NS3974 : Dumbarton Rock: White Tower Crag

near to Dumbarton, West Dunbartonshire, Great Britain

Dumbarton Rock: White Tower Crag
Dumbarton Rock: White Tower Crag
[This is the last in a linked series of articles about Dumbarton Rock. See the end of LinkExternal link (the first article in the series) for a list of the reference works that are cited here in abbreviated form.]

Of the two peaks that make up Dumbarton Rock, the western peak, White Tower Crag, is the higher, at 73 metres.

At present, the main structures on White Tower Crag are a trig point (NS3974 : Trig point on Dumbarton Rock), a flagstaff, and the toposcope (or topograph: these indicate directions and distances to various points of interest) that appears in this photo, partly enclosed by the ruined semicircular base of a building. (The foreshore area at Levengrove is visible in the background, behind the pillar.)

Early in the site's history, when the Rock served as the fortress of the Strathclyde Britons, "the western of the two peaks, the White Tower Crag, would have been too pointed for anything other than a look-out post" [HD, p11, 71].

In the medieval period, several buildings were clustered in the level terrace between the two peaks (the Over Bailey see LinkExternal link ). However, the western peak was the location of the White Tower, a watch-tower which gave the crag its modern name [HD, p73]; it was apparently at, or close to, the location of the modern direction indicator shown in this image.

The White Tower is shown in John Slezer's view (c. 1690) of the Rock from the north-west [HD, p74], and is mentioned even earlier, in a 1580 inventory [MacPhail, p132]. However, that tower has been completely destroyed; the ruined semicircular base that is currently visible here is of unknown origin [OSG07, p5].

An earlier version of the official guidebook [OSG92, p13] had suggested that it was the base of an eighteenth-century windmill erected near the medieval White Tower; this theory was presumably based on a passage in Dorothy Wordsworth's "Recollections of a tour made in Scotland, a.d. 1803" (published in 1874): the author there recounts a visit to the castle by herself and her brother William, in company with fellow poet Coleridge. The visitors noticed a circular ruin on the summit; on inquiring about it, they were told by one of the soldiers that it was the ruin of a windmill.

Dorothy and companions thought that this was an unusual location for such a structure, and that if there had been a windmill here, it had perhaps been intended only for the use of the castle's garrison. In any case, the soldier may not have been well informed about the ruin's origin: several decades earlier, Thomas Pennant, in "A Tour in Scotland and Voyage to the Hebrides" (1769), mentions that "on one of the summits are the remains of an old light-house, which some suppose to have been a Roman Pharos"; this is probably the same circular base, and its origins appear to have been unclear even then. As noted above, the latest version of the official guidebook to the Rock and castle simply says that the ruin is of unknown origin.

Robert Stuart, in his "Caledonia Romana" (1845), mentions Pennant's earlier account (he is agreement with Pennant about the nature of the ruin), and he devotes some space to a discussion of the structure. I do not believe that there are any Roman remains on the Rock, but Stuart's account is worth quoting, if only for what they reveal about contemporary beliefs regarding the ruins. He states that "tradition has long pointed to the foundation of a circular building, still to be seen near the principal flag-staff at Dumbarton Castle, as the remains of a Roman lighthouse or watch-tower [a footnote here refers the reader to Gough's Camden, III 352]; but nothing beyond tradition can be referred to as evidence on the subject; there, however, are the firmly cemented stones, which have certainly formed a portion of some such structure, by whomsoever it was erected; and, if not Roman, its builders would seem to have, at all events, possessed not a little of Roman skill in preparing the particular mortar made use of in its construction".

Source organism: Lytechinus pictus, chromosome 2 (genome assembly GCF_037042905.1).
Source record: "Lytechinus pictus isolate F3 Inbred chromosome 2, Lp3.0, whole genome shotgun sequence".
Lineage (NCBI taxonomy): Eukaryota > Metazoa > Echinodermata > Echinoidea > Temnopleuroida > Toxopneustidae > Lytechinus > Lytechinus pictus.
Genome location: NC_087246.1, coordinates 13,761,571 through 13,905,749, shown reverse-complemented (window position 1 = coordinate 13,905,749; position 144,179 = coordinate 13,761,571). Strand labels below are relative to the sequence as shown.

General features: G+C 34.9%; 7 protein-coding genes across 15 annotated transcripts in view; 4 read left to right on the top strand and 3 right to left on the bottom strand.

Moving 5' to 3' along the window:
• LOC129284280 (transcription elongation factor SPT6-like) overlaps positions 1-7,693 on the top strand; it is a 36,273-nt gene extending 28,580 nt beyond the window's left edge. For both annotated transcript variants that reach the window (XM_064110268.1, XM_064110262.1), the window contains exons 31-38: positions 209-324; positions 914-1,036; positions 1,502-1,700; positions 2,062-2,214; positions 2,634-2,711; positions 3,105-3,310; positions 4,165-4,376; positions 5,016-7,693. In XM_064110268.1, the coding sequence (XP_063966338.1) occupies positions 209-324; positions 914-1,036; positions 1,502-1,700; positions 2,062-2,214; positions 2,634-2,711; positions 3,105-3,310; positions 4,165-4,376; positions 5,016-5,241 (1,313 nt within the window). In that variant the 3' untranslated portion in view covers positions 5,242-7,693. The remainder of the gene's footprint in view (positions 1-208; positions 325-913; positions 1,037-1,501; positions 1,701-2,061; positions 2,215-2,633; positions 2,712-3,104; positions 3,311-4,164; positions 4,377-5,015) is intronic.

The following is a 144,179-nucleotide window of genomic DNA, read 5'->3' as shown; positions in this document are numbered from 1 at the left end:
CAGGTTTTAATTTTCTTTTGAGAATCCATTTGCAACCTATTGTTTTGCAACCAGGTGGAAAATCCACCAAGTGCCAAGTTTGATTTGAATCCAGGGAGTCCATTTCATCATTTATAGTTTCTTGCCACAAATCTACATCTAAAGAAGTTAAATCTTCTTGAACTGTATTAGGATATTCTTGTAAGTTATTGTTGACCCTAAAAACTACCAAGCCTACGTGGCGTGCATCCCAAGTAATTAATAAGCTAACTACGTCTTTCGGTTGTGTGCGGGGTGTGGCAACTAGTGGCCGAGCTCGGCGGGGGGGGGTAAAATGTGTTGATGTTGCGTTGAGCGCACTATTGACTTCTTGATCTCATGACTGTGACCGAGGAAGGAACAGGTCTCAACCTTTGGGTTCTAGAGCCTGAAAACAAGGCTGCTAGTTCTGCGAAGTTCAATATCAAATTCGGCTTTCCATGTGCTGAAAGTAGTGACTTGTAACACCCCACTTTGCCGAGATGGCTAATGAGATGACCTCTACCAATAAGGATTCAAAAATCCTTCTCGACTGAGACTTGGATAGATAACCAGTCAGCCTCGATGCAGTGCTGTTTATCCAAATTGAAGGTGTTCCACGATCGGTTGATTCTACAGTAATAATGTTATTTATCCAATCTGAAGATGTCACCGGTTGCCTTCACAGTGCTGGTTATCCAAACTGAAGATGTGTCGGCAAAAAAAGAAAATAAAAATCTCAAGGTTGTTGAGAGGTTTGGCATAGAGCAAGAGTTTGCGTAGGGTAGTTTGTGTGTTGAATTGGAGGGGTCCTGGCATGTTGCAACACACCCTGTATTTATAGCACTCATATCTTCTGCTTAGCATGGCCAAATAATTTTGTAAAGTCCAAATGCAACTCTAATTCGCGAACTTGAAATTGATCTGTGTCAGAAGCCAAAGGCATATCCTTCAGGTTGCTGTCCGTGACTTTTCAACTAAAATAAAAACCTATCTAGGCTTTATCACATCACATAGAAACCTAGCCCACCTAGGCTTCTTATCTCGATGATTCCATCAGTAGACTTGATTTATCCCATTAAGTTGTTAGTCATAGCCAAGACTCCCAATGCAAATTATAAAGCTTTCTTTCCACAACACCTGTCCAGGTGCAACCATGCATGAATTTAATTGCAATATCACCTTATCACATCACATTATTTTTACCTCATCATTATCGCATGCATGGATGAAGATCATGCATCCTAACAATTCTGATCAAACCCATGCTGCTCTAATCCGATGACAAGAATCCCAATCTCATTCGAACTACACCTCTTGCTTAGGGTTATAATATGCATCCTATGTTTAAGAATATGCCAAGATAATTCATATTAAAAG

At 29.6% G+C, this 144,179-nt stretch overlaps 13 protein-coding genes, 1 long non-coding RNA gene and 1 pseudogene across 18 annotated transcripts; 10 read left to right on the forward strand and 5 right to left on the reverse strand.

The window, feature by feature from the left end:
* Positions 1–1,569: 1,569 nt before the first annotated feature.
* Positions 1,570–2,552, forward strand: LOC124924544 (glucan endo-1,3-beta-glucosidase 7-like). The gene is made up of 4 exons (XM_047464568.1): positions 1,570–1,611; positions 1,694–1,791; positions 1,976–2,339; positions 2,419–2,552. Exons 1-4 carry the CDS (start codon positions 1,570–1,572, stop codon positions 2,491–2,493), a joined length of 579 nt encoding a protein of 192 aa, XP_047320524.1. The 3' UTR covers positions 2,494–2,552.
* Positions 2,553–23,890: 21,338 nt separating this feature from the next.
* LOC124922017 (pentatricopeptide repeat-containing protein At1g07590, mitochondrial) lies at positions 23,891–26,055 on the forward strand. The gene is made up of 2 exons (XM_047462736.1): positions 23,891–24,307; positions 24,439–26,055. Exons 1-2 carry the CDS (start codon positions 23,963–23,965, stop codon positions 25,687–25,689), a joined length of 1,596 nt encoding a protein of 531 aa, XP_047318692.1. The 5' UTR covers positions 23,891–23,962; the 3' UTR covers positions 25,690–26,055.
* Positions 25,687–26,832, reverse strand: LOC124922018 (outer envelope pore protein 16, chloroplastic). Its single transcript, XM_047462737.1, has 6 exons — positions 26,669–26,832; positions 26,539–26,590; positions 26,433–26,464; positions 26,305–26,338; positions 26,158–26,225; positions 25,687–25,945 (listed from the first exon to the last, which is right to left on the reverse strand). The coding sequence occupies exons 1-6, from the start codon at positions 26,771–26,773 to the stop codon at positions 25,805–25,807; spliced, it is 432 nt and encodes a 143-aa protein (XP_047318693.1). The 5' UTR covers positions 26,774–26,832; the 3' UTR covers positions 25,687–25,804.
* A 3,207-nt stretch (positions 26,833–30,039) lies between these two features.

As for the toposcope, it gives distances and heights of about forty locations that are up to 32 miles away. Its inscription reads:

DUMBARTON ROCK
Height 240.4ft : Lat. 5556 : Lon. 433 W
M Miles. H Height in Feet.
This Plate presented to
H.M. OFFICE OF WORKS.
by the
LONDON-DUMBARTONSHIRE ASSOCIATION
1932.
Sir Iain Colquhoun Bart., D.S.O. President
Unveiled by
PROVOST BILSLAND DUMBARTON.

(Regarding the Association mentioned here, compare NS4076 : Memorial Fountain.)

Previous: NS3974 : Dumbarton Rock: Bower Battery.
Dumbarton Rock and Castle :: NS4074
The Rock is a volcanic plug, and it has a long history as a fortified site. For further information, see the Geograph article "Dumbarton Rock and Castle": LinkExternal link
Creative Commons Licence [Some Rights Reserved]   © Copyright Lairich Rig and licensed for reuse under this Creative Commons Licence.
year taken
2009
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NS3974, 148 images   (more nearby)
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Supplemental image
Date Taken
Friday, 26 June, 2009   (more nearby)
Submitted
Thursday, 2 July, 2009
Geographical Context
Geological interest 
Place (from Tags)
Dumbarton Rock 
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View > Viewpoint   (more nearby)
Subject Location
OSGB36: geotagged! NS 3992 7453 [10m precision]
WGS84: 55:56.2254N 4:33.8620W
Photographer Location
OSGB36: geotagged! NS 3992 7453
View Direction
West-northwest (about 292 degrees)
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